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APOD: 2020 September 23 - ISS Transits Mars [nasa.gov]:
APOD: 2020 September 23 - ISS Transits Mars Astronomy Picture of the Day
Discover the cosmos! [soylentnews.org] Each day a different image or photograph of our fascinating universe is featured, along with a brief explanation written by a professional astronomer.
2020 September 23
ISS Transits Mars
Image Credit & Copyright: Tom Glenn [flickr.com]
Explanation: Yes, but have you ever seen the space station do this? If you know when and where to look [nasa.gov], watching the bright International Space Station [nasa.gov] (ISS) drift across your night sky is a fascinating sight [soylentnews.org] -- but not very unusual. Images of the ISS crossing in front of the half-degree Moon [soylentnews.org] or Sun [soylentnews.org] do exist, but are somewhat rare as they take planning, timing, and patience to acquire. Catching the ISS crossing in front of minuscule Mars [soylentnews.org], though, is on another level. Using online software [calsky.com], the featured photographer learned that the unusual transit would be visible only momentarily along a very narrow stretch of nearby land spanning just 90 meters. Within this stretch, the equivalent ground velocity [giphy.com] of the passing ISS image would be a quick 7.4 kilometers per second. However, with a standard camera, a small telescope, an exact location to set up his equipment, an exact direction to point the telescope, and sub-millisecond timing -- he created a video [youtu.be] from which the featured 0.00035 second exposure was extracted. In the resulting image capture [flickr.com], details on both Mars and the ISS are visible simultaneously. The featured image [flickr.com] was acquired last Monday at 05:15:47 local time from just northeast of San Diego [youtu.be], California [wikipedia.org], USA [cia.gov]. Although typically much smaller, angularly, than the ISS, Mars [soylentnews.org] is approaching its maximum angular size in the next few weeks, because the blue planet [nasa.gov] (Earth) is set to pass its closest [nasa.gov] to the red planet [nasa.gov] (Mars) in their respective orbits around the Sun.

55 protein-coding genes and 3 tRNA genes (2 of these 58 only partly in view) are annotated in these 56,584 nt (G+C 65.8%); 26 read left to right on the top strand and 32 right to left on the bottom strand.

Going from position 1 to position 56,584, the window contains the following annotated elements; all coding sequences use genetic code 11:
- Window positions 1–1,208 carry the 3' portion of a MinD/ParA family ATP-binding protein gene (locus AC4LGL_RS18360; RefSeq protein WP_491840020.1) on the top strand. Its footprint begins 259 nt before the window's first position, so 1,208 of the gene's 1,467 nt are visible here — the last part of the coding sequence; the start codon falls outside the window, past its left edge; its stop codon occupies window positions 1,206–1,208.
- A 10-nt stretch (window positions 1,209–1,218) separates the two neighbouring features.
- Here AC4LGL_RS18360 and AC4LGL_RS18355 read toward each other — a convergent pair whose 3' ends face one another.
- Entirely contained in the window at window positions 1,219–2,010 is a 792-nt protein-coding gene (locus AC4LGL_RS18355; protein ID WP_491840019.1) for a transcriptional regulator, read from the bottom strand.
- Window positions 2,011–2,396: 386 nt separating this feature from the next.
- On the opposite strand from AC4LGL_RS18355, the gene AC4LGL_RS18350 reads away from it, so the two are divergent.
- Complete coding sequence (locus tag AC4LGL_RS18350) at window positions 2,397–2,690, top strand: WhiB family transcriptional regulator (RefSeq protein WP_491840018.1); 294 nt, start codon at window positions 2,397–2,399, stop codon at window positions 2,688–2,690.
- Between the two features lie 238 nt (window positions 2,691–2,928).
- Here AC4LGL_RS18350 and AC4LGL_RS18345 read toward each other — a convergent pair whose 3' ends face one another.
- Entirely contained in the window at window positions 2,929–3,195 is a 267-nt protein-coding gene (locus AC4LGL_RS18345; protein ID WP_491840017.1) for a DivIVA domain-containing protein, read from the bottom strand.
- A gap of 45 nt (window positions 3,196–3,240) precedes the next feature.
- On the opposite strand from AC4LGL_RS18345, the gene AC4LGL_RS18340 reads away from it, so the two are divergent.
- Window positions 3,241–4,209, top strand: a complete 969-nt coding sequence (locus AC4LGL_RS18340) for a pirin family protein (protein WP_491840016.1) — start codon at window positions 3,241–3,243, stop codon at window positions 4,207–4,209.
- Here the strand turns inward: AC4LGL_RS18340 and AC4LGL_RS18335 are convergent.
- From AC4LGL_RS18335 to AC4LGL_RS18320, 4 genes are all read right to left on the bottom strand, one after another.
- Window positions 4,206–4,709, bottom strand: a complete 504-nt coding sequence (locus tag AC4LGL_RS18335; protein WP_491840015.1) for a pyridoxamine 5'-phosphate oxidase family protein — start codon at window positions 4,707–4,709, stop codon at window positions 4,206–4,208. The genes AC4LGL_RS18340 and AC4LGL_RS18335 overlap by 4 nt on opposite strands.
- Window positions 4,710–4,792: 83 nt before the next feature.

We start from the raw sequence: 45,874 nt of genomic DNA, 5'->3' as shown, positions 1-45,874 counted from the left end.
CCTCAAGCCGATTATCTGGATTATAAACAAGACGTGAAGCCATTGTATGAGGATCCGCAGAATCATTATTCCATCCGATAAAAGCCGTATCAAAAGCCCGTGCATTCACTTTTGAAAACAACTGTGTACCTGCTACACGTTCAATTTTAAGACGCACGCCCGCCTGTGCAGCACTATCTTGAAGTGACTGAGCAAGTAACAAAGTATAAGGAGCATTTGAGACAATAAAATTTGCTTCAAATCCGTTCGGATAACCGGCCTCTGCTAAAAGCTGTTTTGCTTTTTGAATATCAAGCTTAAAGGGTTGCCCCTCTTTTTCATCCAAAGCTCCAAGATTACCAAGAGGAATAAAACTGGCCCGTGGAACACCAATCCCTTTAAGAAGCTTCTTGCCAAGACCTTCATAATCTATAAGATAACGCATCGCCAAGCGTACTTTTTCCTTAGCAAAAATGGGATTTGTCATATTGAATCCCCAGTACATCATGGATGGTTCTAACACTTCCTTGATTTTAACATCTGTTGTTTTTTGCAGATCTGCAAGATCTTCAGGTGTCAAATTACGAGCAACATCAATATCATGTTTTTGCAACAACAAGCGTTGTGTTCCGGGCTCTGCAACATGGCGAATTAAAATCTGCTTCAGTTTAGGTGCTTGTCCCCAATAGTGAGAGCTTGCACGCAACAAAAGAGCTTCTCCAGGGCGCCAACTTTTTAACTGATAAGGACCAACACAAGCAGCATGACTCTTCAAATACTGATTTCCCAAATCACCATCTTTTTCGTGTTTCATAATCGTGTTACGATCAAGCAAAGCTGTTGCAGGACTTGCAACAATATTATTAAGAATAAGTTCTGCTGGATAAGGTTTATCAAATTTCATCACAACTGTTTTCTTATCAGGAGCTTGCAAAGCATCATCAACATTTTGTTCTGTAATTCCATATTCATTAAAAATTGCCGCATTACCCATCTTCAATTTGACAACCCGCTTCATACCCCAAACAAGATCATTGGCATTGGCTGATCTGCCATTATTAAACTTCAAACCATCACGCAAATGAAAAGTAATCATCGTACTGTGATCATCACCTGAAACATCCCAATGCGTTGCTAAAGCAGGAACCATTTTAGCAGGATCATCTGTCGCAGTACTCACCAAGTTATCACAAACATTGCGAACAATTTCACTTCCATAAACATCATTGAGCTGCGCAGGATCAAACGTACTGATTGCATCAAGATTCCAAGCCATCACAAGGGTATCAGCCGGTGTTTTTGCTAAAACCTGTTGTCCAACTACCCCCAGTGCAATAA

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Authors & editors: Robert Nemiroff [mtu.edu] (MTU [mtu.edu]) & Jerry Bonnell [nasa.gov] (UMCP [umd.edu])
NASA Official: Phillip Newman Specific rights apply [soylentnews.org].
A service of:ASD [nasa.gov] at NASA [nasa.gov] / GSFC [nasa.gov]
&Michigan Tech. U. [mtu.edu]